What’s a gym CMO to do when gyms – which normally promote health – get banned for health reasons?
That’s exactly the situation Blink Fitness CMO Michelle Horowitz found herself in during the pandemic. The fitness chain operates 110 gyms across 10 states, all of which had different rules about gym openings.
Blink Fitness hustled to meet its members where they were – stuck at home on their phones (and maybe even lazing about on their couches).
“Our primary concern was keeping the community engaged and understanding their needs at this time,” Horowitz said.
To keep that community engaged, Blink Fitness developed content and experiences that would hold its members’ attention.
An app, originally built for a premium membership in 2019, was opened to all of its members for a 30-day free period, later extended to 60 days.
As people stressed about the pandemic, Blink Fitness worked especially hard to come up with content that addressed mental health needs, like short virtual meditations.
“The ethos of the brand is that it’s really mood above muscle, and that mental wellness is just as important as physical wellness,” Horowitz said.
Blink Fitnesses now uses the app originally designed to replace the in-gym experience to help its customers find more options as gyms reopen.
For example, some people may go to the gym to do a masked workout on machines, but also to meditate on the app at home.
Blink Fitness added features that encourage social distancing. For example, people can check and see how crowded the gym is before they make the trip. They can also make reservations. And people who aren’t ready for the gym can do personal training virtually.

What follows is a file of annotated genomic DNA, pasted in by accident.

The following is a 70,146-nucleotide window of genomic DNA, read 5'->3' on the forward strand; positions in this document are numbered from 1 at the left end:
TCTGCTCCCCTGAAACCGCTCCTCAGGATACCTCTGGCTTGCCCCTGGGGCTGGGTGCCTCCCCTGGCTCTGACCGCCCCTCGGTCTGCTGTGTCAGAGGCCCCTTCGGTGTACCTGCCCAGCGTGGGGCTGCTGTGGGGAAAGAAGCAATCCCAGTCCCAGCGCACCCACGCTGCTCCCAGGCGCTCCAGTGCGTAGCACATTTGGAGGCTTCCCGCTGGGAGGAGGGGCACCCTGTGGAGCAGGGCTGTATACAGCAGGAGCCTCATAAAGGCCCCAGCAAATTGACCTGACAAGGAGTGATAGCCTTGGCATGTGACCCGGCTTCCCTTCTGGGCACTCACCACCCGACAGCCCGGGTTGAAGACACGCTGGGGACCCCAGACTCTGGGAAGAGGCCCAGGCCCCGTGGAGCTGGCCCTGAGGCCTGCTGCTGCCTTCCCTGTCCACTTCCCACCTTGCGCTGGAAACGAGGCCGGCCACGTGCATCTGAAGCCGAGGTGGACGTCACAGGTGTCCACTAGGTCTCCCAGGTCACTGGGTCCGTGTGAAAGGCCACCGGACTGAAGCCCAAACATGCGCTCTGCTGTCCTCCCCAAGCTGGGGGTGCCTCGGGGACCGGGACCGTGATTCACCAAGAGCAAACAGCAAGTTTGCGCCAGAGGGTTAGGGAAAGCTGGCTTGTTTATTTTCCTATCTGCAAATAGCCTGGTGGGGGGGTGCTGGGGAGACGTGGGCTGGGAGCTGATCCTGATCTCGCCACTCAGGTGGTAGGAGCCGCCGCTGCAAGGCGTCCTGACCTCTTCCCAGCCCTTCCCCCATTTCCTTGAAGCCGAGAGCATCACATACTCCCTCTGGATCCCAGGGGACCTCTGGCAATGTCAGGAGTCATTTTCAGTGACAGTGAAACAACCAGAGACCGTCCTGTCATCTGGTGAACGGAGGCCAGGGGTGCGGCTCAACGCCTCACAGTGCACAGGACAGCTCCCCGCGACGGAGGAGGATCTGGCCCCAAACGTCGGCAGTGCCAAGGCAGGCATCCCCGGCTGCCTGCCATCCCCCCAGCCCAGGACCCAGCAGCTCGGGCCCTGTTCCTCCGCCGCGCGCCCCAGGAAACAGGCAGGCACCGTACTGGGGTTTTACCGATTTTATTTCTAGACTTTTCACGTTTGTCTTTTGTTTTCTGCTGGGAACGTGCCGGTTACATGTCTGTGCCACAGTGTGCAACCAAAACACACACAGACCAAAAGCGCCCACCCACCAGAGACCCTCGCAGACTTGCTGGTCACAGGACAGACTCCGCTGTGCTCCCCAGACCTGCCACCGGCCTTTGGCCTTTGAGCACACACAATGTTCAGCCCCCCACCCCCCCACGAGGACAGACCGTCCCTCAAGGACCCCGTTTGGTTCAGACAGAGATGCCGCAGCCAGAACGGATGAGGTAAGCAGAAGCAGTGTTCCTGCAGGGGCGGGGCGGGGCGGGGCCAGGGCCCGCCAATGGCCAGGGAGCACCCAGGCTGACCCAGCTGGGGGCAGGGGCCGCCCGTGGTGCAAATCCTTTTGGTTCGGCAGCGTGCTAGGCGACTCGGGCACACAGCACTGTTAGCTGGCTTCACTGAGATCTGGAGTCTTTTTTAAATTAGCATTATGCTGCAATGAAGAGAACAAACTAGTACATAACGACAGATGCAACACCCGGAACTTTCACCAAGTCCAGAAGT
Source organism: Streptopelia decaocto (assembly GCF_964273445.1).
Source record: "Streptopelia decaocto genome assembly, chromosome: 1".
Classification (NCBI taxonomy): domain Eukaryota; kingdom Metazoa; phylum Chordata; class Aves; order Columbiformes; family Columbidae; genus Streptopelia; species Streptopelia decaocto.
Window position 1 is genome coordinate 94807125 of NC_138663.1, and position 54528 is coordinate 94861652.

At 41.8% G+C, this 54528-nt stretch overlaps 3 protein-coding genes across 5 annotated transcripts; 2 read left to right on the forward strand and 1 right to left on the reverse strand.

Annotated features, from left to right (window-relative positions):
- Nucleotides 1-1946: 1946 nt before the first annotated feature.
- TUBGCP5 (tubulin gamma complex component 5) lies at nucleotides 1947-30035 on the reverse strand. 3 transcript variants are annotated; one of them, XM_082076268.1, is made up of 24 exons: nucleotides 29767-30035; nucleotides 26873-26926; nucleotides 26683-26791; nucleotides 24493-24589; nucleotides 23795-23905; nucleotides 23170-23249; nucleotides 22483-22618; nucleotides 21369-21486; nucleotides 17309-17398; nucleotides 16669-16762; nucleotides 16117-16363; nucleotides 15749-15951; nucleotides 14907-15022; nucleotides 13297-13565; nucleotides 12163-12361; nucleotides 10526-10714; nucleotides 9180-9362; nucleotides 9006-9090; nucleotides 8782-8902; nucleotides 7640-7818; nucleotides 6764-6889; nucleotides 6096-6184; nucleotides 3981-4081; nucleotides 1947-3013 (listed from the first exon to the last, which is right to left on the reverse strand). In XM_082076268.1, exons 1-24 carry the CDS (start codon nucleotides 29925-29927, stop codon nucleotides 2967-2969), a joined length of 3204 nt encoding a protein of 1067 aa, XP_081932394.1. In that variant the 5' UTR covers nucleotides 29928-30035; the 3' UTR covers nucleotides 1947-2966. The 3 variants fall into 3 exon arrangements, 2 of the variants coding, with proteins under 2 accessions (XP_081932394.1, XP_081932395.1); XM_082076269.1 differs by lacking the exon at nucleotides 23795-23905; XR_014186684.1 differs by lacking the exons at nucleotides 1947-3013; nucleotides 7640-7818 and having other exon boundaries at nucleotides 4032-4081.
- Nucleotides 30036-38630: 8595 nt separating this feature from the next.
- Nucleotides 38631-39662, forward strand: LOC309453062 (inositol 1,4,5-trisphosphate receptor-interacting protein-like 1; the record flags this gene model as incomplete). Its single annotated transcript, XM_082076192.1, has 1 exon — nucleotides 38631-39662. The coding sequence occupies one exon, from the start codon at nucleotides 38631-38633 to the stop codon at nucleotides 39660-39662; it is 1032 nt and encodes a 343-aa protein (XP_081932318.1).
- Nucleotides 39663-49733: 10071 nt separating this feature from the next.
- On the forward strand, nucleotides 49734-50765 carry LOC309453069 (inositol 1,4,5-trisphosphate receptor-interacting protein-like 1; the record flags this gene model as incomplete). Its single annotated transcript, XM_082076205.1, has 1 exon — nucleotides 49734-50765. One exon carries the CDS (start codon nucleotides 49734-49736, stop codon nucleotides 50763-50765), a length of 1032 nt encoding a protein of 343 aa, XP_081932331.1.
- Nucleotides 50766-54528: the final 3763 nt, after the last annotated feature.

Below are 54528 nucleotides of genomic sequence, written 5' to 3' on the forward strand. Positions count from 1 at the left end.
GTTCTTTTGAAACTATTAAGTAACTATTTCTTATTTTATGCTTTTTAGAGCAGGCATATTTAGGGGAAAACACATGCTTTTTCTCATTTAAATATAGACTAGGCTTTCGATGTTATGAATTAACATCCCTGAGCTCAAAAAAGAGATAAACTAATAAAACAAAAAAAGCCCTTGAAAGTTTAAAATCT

Some of these products were already on the road map, Horowitz said, but became higher priorities due to the pandemic.
Besides its owned app, social media became an area of increased focus during the pandemic. Blink Fitness livestreams fitness classes on Facebook five days a week (then puts them in the app afterwards). After livestreaming more than 115 classes, it’s reached 2 million people.
When TikTok skyrocketed in popularity during the pandemic, Blink Fitness noted its large fitness community and joined the platform. Blink Fitness started working with influencers – including its trainers – on TikTok in an early test. One thing quickly became clear to Horowitz: TikTok requires a different style and approach compared to other social platforms.
As gyms reopen, Horowitz envisions that the virtual experience Blink Fitness created will coexist alongside in-person workouts. “I don’t think it’s an ‘or’ anymore, it’s an ‘and,’” Horowitz said.
In the future, people might use the app to guide their workouts at the gym and also to squeeze in a quick workout at home. Today, some people are dipping their toe back into in-person workouts, and can use the app to check capacity before they work out – a feature they may want to use even after the pandemic passes. Providing options – and personalizing experiences accordingly – is Blink Fitness’ new normal.
So many brands talk about personalization,” Horowitz said. “Personalization is so important to us, to understand where everyone is on their personal journey.”